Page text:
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Strategies for Physician Succession & Retirement

Strategies for Physician Succession & Retirement
Author Information (click to view)

Jon-David Deeson, MSHA, MBA, FACHE, CMPE

Chief Operating Officer
OrthoTennessee

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Jon-David Deeson, MSHA, MBA, FACHE, CMPE (click to view)

Jon-David Deeson, MSHA, MBA, FACHE, CMPE

Chief Operating Officer
OrthoTennessee

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Due to the busy nature of many medical practices, planning for future events like physician succession or retirement often takes a back seat to other pressing priorities. However, planning for these changes can play a crucial role in equipping individual physicians and others in group practices with a successful environment for the future. “There are steps that can be taken to ensure that succession and retirement goes smoothly while not leaving medical practices in financial jeopardy,” says Jon-David Deeson, MSHA, MBA, FACHE, CMPE.

 

Planning Ahead

According to Deeson, medical practices hiring new physicians should be thinking about their exit before hiring someone. “When physicians are brought on board, an employment agreement should be thorough, spelling out all terms and defining next steps should physicians transition their role or move on from the practice,” he says. “Being unprepared with an exit strategy can leave practices in a bad spot.”

An important step in the planning process should be to classify the status of how physicians fit into a practice. “For example, new physicians will have different compensation, benefits, call responsibilities, and other contractual protocols for succession and retirement than senior physicians or those who are partners,” Deeson says. “By defining physician statuses in your practice, considerations can then be made for alternative agreements, if necessary. In some situations, physicians may want to go from being full-time to part-time status. In other cases, life circumstances can play a role, such as having a child or experiencing personal health issues. These scenarios should be set in advance how important components related to employment will be handled.”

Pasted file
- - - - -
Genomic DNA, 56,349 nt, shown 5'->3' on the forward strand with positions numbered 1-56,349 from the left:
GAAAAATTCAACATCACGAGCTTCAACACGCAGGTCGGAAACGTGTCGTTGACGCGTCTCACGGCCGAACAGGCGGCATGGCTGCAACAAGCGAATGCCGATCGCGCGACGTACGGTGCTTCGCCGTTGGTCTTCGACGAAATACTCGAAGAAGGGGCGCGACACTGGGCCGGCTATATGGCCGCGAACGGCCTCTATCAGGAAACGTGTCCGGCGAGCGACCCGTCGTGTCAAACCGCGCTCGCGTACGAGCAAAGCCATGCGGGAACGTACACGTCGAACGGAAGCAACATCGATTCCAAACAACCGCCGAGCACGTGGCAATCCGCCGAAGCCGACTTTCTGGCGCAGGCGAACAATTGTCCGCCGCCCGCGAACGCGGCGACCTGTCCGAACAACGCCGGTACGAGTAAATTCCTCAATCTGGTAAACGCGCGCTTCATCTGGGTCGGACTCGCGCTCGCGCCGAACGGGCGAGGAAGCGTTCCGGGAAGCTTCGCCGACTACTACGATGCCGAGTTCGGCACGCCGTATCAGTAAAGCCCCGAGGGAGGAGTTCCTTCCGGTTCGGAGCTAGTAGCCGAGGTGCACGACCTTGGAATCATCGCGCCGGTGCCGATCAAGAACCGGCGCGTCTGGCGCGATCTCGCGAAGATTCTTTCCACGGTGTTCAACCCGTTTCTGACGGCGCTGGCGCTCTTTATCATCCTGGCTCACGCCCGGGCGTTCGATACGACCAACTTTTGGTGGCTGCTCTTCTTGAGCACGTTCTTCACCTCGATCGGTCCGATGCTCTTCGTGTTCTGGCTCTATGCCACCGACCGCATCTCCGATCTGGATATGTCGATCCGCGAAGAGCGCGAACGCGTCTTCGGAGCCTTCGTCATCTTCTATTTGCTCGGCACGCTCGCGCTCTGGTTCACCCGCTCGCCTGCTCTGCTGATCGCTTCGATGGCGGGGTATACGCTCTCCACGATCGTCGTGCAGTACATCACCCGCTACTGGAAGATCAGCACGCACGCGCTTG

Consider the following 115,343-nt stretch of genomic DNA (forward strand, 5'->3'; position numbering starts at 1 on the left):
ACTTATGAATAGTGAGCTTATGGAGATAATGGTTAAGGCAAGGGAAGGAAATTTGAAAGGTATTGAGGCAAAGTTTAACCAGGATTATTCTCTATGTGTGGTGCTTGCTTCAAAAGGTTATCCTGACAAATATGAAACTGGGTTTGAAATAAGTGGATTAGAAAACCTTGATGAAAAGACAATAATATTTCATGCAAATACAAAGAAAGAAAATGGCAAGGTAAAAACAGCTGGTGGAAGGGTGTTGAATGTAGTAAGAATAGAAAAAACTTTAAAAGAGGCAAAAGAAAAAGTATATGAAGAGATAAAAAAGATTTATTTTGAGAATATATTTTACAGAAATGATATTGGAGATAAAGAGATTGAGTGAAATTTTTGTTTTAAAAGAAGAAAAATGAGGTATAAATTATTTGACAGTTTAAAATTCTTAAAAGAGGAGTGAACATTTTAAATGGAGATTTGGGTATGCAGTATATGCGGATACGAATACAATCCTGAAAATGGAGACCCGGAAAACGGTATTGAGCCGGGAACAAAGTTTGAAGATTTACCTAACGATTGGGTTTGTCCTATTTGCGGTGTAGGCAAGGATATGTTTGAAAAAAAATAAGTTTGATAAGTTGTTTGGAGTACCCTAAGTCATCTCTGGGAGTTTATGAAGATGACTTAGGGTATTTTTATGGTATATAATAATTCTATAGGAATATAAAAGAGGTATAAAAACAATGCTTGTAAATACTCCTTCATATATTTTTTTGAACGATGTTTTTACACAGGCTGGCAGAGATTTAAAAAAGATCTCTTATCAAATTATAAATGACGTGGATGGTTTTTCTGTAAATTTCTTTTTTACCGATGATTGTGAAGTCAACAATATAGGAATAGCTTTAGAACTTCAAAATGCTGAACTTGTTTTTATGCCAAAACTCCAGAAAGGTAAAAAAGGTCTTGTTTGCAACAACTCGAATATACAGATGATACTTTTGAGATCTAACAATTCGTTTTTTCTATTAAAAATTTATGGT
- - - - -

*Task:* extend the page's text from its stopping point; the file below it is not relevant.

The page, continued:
Deeson notes that it is important to be clear and detailed when creating employment contracts. “It’s important to factor in variables like bonus dollars, ancillary income, benefits, on-call obligations, length of employment arrangements, and other financial issues,” he says.

There is a series of steps to take for retirement pre-planning that should be conducted systematically. “With proper communication and clear contracts, this pre-planning can give practices a better opportunity for a smooth transition,” Deeson says. As timelines shorten, practice managers should discuss changes in compensation, such as a fixed salary rather than one based on productivity.

 

A Roadmap to Success

Developing documentation that outlines all the physician statuses at a practice, defines key elements and arrangements, and spells out a periodic timeframe for review is paramount. “These documents should be revisited regularly, especially for physicians who have alternative arrangements,” says Deeson. “This step can help ensure practices are prepared to accommodate or say no to special circumstances or requests physicians make outside of the traditional full-time, partner physician track.”

Deeson says it is critical to find a balance between the best interests of the practice and the individual physicians who work for it. “There needs to be a discipline in place to review all arrangements within the practice so the emotions that come with the requests for such changes can be removed,” he says. “By establishing these standards, practices can set the tone for an orderly transition and remove potential outside influences that can make these changes challenging.”

Readings & Resources (click to view)

For more information on this topic from Jon-David Deeson, MSHA, MBA, FACHE, CMPE, go to: http://www.physicianspractice.com/successful-exit-planning-physicians.

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